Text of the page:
How Does the Bank Determine the Value of My Home in a Short Sale?
This is a common concern among potential short sale sellers. How will the bank decide what my home is worth? Are they going to look at what I owe to decide what the home should sell for? This is a question I get a lot from short sale sellers who are severely underwater. They think that they owe so much that the bank would not possibly approve them for a short sale. This is a misconception. There are some factors that may affect your bank's willingness to accept a short sale of your home. But, the fact that you are $300,000 underwater vs. $30,000 underwater is not generally speaking a deal breaker. Once the bank determines that you are eligible for a short sale, the inquiry should then turn to determining the market value of your home.
In a short sale, the bank will typically order either a Broker Price Opinion (BPO) or an appraisal to determine the value of the home. Most banks use BPOs. The use of BPOs is the source of much controversy among short sale listing agents, short sale sellers and appraisers. Appraisers often object to BPOs and believe that only an appraiser can give an accurate depiction of value. Short sale listing agents often object to BPOs because some BPO agents are also REO (foreclosure) agents who hope to obtain a foreclosure listing if the short sale is unsuccessful. Sellers sometime object to BPOs as they learn that the agents selected to do BPOs receive little compensation (sometimes as little as $35 per report), work in geographic areas beyond their expertise, and are given quick turn times. And as a result, it is no surprise that BPO values vary widely and are often contested. Some banks have tried to compensate by ordering multiple BPOs to try to insure that they are getting an accurate value range.
I believe that short sale sellers can improve their chances of a proper valuation of their home by ordering an appraisal of their property either before it is listed as a short sale or after they receive an offer. I highly recommend obtaining an appraisal preemptively if the property is unique. And, of course, if the bank has valued a short sale property incorrectly an appraisal is an effective way to dispute an inaccurate valuation. The bank does not have to accept the value of that appraisal but it is difficult for a bank to argue against the value set by a certified appraiser when they are relying on a couple of $35 BPOs. It can definitely change the conversation with the bank and make the determination of value a smoother process for all involved.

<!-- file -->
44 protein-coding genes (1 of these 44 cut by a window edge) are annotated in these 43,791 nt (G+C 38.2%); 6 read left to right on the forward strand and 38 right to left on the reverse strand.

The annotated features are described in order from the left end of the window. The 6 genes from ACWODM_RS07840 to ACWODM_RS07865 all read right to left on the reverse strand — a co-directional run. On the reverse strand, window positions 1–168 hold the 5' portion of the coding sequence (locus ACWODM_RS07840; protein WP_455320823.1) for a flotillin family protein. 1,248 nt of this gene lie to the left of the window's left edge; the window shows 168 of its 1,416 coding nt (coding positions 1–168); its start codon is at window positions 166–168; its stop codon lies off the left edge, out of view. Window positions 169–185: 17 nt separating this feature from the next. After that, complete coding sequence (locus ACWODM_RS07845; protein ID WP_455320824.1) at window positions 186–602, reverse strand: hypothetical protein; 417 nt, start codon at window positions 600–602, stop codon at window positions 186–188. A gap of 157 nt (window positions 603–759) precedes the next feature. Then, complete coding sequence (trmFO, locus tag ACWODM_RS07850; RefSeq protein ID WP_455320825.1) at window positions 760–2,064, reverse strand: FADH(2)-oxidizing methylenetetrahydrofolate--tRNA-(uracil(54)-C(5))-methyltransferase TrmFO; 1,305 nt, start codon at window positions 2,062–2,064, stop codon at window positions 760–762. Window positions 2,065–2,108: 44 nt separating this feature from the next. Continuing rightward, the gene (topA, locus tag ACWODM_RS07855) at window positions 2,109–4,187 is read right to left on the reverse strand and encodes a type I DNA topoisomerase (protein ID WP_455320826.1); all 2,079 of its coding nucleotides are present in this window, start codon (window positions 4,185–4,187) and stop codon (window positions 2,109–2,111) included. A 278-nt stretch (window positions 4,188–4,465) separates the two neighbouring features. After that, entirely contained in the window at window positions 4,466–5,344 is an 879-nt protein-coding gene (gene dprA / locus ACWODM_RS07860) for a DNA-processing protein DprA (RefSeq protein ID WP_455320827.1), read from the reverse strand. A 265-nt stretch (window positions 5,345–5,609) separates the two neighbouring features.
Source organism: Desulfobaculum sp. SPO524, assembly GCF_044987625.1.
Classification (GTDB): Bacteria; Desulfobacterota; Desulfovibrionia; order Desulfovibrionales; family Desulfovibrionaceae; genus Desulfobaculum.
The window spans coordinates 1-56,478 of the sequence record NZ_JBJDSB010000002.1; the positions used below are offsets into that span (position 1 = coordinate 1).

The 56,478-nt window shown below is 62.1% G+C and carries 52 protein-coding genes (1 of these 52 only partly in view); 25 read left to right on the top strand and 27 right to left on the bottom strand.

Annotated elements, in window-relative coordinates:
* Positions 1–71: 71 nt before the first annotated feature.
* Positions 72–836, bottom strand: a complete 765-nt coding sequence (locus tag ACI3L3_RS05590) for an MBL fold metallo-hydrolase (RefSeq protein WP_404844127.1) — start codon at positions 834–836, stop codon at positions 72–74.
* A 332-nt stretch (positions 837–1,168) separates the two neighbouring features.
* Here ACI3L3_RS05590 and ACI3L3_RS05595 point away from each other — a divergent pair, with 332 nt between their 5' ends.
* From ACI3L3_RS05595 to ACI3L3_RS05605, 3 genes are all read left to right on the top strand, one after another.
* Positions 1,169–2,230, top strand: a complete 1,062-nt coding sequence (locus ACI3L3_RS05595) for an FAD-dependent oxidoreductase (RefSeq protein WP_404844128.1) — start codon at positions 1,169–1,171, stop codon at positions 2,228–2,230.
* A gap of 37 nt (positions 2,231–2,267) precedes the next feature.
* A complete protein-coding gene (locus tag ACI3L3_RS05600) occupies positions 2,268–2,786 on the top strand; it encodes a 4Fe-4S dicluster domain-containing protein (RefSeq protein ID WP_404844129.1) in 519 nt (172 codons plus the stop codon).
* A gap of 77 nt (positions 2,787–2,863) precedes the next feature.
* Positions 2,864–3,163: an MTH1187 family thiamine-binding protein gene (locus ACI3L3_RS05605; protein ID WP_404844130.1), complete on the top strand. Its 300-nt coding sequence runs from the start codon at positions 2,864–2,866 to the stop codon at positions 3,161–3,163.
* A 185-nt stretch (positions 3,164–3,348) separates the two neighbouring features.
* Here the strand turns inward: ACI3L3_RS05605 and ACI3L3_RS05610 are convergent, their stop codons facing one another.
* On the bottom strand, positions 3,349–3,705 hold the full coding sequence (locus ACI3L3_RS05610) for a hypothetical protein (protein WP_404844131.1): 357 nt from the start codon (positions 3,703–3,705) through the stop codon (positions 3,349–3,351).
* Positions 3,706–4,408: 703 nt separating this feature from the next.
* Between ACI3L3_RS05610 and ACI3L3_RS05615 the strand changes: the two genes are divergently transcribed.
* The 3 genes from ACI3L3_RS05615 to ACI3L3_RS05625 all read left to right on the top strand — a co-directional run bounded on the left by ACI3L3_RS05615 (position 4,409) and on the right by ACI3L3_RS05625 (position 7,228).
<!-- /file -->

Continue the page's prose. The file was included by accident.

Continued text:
If you are considering a short sale of your Pismo Beach CA, Grover Beach CA, or Arroyo Grande CA home, you should seek out an experienced short sale agent to guide you through this process. There are many pitfalls that can be avoided with the right upfront advice and approach. If you would like a short sale consultation, please call my office today to schedule one at (805) 938-9950.
Tni LeBlanc is an independent Real Estate Broker, Attorney, Short Sale Agent and Certified Distressed Property Expert (CDPE) serving the Santa Maria, Orcutt and Five Cities area of the Central Coast of California.
*Nothing in this article is intended to solicit listings currently under contract with another broker. This article is not legal advice - it is for informational purposes only. Those considering a short sale are advised to consult with their own attorney for legal advice, and their tax professional for tax advice prior to entering into a short sale listing agreement. Not affiliated with the government. A lender may refuse to change a loan.
Copyright © 2011 Tni LeBlanc *How Does the Bank Determine the Value of My Home in a Short Sale?*
Tni LeBlanc, Broker
(805) 878-9879 mobile/text